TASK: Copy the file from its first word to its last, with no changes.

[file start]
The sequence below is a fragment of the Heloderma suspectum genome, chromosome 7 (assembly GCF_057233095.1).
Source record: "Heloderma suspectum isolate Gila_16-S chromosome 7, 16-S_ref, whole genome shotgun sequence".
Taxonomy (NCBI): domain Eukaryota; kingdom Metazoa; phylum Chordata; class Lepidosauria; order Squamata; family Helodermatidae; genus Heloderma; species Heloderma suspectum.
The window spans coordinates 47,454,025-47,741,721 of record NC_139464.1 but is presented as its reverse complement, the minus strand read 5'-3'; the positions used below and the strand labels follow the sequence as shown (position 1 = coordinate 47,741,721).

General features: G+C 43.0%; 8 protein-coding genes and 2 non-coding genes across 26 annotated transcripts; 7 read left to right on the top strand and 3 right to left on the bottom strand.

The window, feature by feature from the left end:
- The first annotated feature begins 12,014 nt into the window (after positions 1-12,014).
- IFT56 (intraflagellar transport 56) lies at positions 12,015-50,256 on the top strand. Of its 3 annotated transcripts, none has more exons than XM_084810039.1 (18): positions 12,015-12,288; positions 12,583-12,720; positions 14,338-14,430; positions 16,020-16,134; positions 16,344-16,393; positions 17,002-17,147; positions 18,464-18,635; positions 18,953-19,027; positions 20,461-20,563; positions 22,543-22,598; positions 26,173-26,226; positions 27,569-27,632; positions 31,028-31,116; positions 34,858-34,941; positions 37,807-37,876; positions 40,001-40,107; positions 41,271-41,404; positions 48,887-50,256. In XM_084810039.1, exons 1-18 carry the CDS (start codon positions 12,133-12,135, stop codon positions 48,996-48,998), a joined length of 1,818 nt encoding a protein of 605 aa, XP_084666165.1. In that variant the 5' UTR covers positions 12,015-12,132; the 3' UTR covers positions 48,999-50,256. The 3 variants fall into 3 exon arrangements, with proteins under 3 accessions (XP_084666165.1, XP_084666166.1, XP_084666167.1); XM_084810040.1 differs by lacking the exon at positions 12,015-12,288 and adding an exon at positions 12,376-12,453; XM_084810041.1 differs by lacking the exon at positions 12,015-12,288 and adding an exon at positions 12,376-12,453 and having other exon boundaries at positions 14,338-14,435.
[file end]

The sequence below is a fragment of the Heloderma suspectum genome, chromosome 7 (assembly GCF_057233095.1).
Source record: "Heloderma suspectum isolate Gila_16-S chromosome 7, 16-S_ref, whole genome shotgun sequence".
Taxonomy (NCBI): domain Eukaryota; kingdom Metazoa; phylum Chordata; class Lepidosauria; order Squamata; family Helodermatidae; genus Heloderma; species Heloderma suspectum.
The window spans coordinates 47,454,025-47,741,721 of record NC_139464.1 but is presented as its reverse complement, the minus strand read 5'-3'; the positions used below and the strand labels follow the sequence as shown (position 1 = coordinate 47,741,721).

General features: G+C 43.0%; 8 protein-coding genes and 2 non-coding genes across 26 annotated transcripts; 7 read left to right on the top strand and 3 right to left on the bottom strand.

The window, feature by feature from the left end:
- The first annotated feature begins 12,014 nt into the window (after positions 1-12,014).
- IFT56 (intraflagellar transport 56) lies at positions 12,015-50,256 on the top strand. Of its 3 annotated transcripts, none has more exons than XM_084810039.1 (18): positions 12,015-12,288; positions 12,583-12,720; positions 14,338-14,430; positions 16,020-16,134; positions 16,344-16,393; positions 17,002-17,147; positions 18,464-18,635; positions 18,953-19,027; positions 20,461-20,563; positions 22,543-22,598; positions 26,173-26,226; positions 27,569-27,632; positions 31,028-31,116; positions 34,858-34,941; positions 37,807-37,876; positions 40,001-40,107; positions 41,271-41,404; positions 48,887-50,256. In XM_084810039.1, exons 1-18 carry the CDS (start codon positions 12,133-12,135, stop codon positions 48,996-48,998), a joined length of 1,818 nt encoding a protein of 605 aa, XP_084666165.1. In that variant the 5' UTR covers positions 12,015-12,132; the 3' UTR covers positions 48,999-50,256. The 3 variants fall into 3 exon arrangements, with proteins under 3 accessions (XP_084666165.1, XP_084666166.1, XP_084666167.1); XM_084810040.1 differs by lacking the exon at positions 12,015-12,288 and adding an exon at positions 12,376-12,453; XM_084810041.1 differs by lacking the exon at positions 12,015-12,288 and adding an exon at positions 12,376-12,453 and having other exon boundaries at positions 14,338-14,435.